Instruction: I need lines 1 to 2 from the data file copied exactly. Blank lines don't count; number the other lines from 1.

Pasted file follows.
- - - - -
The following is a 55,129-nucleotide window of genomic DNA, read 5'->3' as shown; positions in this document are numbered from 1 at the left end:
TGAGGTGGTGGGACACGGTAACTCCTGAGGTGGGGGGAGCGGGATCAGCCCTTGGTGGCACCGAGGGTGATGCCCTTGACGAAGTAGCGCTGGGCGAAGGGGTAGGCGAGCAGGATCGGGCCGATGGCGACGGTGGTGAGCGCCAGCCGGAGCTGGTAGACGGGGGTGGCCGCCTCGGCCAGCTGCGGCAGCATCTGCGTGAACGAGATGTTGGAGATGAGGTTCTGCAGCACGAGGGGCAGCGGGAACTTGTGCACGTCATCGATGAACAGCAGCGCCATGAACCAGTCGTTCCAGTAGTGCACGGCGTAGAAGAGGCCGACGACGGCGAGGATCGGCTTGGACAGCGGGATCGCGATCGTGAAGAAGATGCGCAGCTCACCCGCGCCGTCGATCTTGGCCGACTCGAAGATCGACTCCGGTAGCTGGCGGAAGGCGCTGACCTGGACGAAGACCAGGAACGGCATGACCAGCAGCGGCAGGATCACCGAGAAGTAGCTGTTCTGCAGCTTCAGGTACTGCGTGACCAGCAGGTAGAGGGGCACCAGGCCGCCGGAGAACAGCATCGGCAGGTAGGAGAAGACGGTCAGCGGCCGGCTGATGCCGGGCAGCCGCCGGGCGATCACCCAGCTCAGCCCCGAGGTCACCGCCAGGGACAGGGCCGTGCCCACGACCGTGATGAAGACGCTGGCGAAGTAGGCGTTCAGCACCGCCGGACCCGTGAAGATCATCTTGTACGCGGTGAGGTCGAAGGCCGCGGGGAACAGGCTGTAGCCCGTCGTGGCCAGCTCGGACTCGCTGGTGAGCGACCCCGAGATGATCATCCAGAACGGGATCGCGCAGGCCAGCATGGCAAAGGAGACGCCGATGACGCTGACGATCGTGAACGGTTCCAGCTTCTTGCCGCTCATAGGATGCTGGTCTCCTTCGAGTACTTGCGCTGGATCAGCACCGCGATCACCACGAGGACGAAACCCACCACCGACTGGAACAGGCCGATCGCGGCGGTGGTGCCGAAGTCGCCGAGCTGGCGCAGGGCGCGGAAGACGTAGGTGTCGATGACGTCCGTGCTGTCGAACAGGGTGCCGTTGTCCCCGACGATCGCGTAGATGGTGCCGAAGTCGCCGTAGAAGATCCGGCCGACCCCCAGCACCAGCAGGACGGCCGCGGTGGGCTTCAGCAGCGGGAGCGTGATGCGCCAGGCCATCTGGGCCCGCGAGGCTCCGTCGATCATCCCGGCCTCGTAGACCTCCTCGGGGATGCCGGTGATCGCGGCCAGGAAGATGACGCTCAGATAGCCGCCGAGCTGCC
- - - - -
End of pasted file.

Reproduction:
The following is a 55,129-nucleotide window of genomic DNA, read 5'->3' as shown; positions in this document are numbered from 1 at the left end:
TGAGGTGGTGGGACACGGTAACTCCTGAGGTGGGGGGAGCGGGATCAGCCCTTGGTGGCACCGAGGGTGATGCCCTTGACGAAGTAGCGCTGGGCGAAGGGGTAGGCGAGCAGGATCGGGCCGATGGCGACGGTGGTGAGCGCCAGCCGGAGCTGGTAGACGGGGGTGGCCGCCTCGGCCAGCTGCGGCAGCATCTGCGTGAACGAGATGTTGGAGATGAGGTTCTGCAGCACGAGGGGCAGCGGGAACTTGTGCACGTCATCGATGAACAGCAGCGCCATGAACCAGTCGTTCCAGTAGTGCACGGCGTAGAAGAGGCCGACGACGGCGAGGATCGGCTTGGACAGCGGGATCGCGATCGTGAAGAAGATGCGCAGCTCACCCGCGCCGTCGATCTTGGCCGACTCGAAGATCGACTCCGGTAGCTGGCGGAAGGCGCTGACCTGGACGAAGACCAGGAACGGCATGACCAGCAGCGGCAGGATCACCGAGAAGTAGCTGTTCTGCAGCTTCAGGTACTGCGTGACCAGCAGGTAGAGGGGCACCAGGCCGCCGGAGAACAGCATCGGCAGGTAGGAGAAGACGGTCAGCGGCCGGCTGATGCCGGGCAGCCGCCGGGCGATCACCCAGCTCAGCCCCGAGGTCACCGCCAGGGACAGGGCCGTGCCCACGACCGTGATGAAGACGCTGGCGAAGTAGGCGTTCAGCACCGCCGGACCCGTGAAGATCATCTTGTACGCGGTGAGGTCGAAGGCCGCGGGGAACAGGCTGTAGCCCGTCGTGGCCAGCTCGGACTCGCTGGTGAGCGACCCCGAGATGATCATCCAGAACGGGATCGCGCAGGCCAGCATGGCAAAGGAGACGCCGATGACGCTGACGATCGTGAACGGTTCCAGCTTCTTGCCGCTCATAGGATGCTGGTCTCCTTCGAGTACTTGCGCTGGATCAGCACCGCGATCACCACGAGGACGAAACCCACCACCGACTGGAACAGGCCGATCGCGGCGGTGGTGCCGAAGTCGCCGAGCTGGCGCAGGGCGCGGAAGACGTAGGTGTCGATGACGTCCGTGCTGTCGAACAGGGTGCCGTTGTCCCCGACGATCGCGTAGATGGTGCCGAAGTCGCCGTAGAAGATCCGGCCGACCCCCAGCACCAGCAGGACGGCCGCGGTGGGCTTCAGCAGCGGGAGCGTGATGCGCCAGGCCATCTGGGCCCGCGAGGCTCCGTCGATCATCCCGGCCTCGTAGACCTCCTCGGGGATGCCGGTGATCGCGGCCAGGAAGATGACGCTCAGATAGCCGCCGAGCTGCC